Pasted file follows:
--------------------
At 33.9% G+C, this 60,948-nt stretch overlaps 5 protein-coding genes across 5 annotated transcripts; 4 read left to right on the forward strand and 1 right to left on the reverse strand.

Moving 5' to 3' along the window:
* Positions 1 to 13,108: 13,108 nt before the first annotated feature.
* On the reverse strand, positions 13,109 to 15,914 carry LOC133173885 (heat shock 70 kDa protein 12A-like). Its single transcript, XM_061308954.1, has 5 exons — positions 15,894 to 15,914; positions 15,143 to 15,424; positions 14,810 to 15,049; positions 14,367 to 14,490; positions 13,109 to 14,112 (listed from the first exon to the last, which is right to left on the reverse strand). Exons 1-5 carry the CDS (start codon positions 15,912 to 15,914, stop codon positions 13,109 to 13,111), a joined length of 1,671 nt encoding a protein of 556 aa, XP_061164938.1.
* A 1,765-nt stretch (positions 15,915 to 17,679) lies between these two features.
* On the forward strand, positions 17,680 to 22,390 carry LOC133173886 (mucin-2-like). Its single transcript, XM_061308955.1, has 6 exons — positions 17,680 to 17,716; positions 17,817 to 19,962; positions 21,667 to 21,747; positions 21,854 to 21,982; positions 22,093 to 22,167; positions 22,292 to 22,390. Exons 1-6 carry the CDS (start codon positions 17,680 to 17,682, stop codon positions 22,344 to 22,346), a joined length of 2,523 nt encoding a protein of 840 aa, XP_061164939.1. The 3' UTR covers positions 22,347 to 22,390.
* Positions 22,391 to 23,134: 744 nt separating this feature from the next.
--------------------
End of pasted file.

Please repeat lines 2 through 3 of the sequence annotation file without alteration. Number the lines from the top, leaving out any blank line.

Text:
Moving 5' to 3' along the window:
* Positions 1 to 13,108: 13,108 nt before the first annotated feature.